Wil Myers exit velocity by batted ball type
|Year||FB Exit Velo(mph)||LD Exit Velo(mph)||GB Exit Velo(mph)|
|Year||FB Exit Velo(mph)||LD Exit Velo(mph)||GB Exit Velo(mph)|
It wasn’t written about like, say, Yonder Alonso or or other Fly Ball Revolution acolytes, but there’s something in Myers’ adjustment. He attacked balls with the goal of hitting them in the air. This comes out not only in the elevated hitting velocity on fly balls, but also in the drop in ground ball speed. When he hit them into the ground they dribbled away. The intent is plain. In conjunction with that, Myers started hitting fly balls at a career high 42.9 percent clip, well above any previous mark. As similar as Myers’ season looked in the slash line, the path there was rather divergent.
The real question is whether or not the change was worth it. A big barrier for Myers is his home park. Only San Francisco’s AT&T Park had a lower Home Run Park Factor than Petco, and Myers has to spend another eight or nine games a year there. He still popped 30 homers though. What if he were in, say, Wrigley Field, the most average park for home runs? It might look something like this:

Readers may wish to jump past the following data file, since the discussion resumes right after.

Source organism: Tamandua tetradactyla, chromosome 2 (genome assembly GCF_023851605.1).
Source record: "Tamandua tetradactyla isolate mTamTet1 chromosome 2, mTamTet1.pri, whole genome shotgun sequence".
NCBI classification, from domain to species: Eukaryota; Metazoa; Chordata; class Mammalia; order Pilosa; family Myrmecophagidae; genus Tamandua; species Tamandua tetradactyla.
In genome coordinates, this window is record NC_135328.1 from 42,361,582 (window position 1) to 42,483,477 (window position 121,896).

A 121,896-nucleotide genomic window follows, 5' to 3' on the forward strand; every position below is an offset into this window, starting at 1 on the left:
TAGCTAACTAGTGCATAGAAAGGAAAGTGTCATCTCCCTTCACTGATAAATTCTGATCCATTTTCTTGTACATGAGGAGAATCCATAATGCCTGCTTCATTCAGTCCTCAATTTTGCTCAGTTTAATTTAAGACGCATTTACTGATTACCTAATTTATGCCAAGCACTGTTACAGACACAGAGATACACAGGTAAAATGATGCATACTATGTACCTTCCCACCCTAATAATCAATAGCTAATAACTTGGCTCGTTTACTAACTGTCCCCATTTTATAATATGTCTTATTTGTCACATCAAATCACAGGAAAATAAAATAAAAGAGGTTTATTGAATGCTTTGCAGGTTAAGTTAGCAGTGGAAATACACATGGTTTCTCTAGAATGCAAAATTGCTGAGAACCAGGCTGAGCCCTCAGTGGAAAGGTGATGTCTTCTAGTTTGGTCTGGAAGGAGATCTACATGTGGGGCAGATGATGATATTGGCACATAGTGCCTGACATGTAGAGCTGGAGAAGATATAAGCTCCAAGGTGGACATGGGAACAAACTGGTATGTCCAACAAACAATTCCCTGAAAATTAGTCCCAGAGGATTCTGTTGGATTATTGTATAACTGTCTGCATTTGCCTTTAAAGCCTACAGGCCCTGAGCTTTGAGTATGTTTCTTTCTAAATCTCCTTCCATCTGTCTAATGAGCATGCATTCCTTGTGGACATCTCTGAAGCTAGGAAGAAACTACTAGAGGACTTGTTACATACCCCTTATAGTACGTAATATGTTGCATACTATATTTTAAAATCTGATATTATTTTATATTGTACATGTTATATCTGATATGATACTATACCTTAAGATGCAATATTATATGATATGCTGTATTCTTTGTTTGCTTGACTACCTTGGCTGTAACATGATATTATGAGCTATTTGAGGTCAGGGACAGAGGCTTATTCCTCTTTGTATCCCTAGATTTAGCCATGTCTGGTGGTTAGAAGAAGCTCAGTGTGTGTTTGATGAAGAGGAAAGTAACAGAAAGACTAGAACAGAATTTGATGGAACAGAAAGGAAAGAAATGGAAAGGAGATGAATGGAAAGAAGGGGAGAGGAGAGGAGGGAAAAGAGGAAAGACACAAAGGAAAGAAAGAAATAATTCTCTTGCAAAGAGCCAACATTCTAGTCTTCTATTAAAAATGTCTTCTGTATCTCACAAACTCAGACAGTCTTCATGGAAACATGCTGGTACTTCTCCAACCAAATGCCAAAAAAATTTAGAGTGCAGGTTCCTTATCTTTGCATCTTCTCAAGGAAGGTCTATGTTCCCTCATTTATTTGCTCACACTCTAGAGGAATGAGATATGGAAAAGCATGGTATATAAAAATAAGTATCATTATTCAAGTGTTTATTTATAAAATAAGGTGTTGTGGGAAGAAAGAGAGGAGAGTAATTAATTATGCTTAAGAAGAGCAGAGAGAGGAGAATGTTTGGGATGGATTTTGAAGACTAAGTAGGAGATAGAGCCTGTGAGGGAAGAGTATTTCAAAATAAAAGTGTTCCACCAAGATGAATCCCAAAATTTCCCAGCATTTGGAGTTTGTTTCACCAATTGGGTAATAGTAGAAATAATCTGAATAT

Obviously this isn’t precise - this is every batted ball Myers had all year, not just at Petco. And some of those “over the fence” dots were line drives. But it’s interesting to see what his spray chart would look like if he weren’t being sapped by deep walls and the legendary marine layer on cool nights in Southern California, killing fly balls. Myers hitting 35 or 40 home runs plus a few more hard liners off the wall is a whole new animal.
He’s still just turning 27, now entering his physical prime, so there’s no reason to think Myers can’t add a bit more punch on his swing with a little extra muscle. The only other worry is, with this spike in exit velocity, he’s suffered a problem with over-aggressiveness and contact. His contact rate fell 4.5 points to 75.8 percent, and his swing rate out of the zone leaped nearly three points to 29 percent, and overall his swing rate was up a bit over three points at 44.1 percent. This could counteract his increased power output. But if a player does make a change to their swing, there would be some kind of adjustment period, perhaps a long one. His on-base rate in 2017 was basically exactly league average, so even if it holds and his power output increases he could finally realize the his potential. Or something like it.
Each year that passes knocks some of the ceiling off Myers. Steamer projects another 113 wRC+ with 29 home runs in 146 games, so basically more of the same. It’s just hard to believe this stasis will hold. Especially with what seems like a drastic change to his approach at the plate. But projection systems can’t account for that. With how he changed his attack and the fact he’s reaching the typical physical prime, this could be the year he capitalizes on his raw talent.
2018 is an important year for Myers. At the age of 27, the Padres will ask themselves, ‘if not now, when?’.
Merritt Rohlfing writes about baseball for Beyond the Box Score and the Cleveland Indians specifically at Let’s Go Tribe. He’s got a podcast, Mostly Baseball. It’s great. Follow him on Twitter, @MerrillLunch.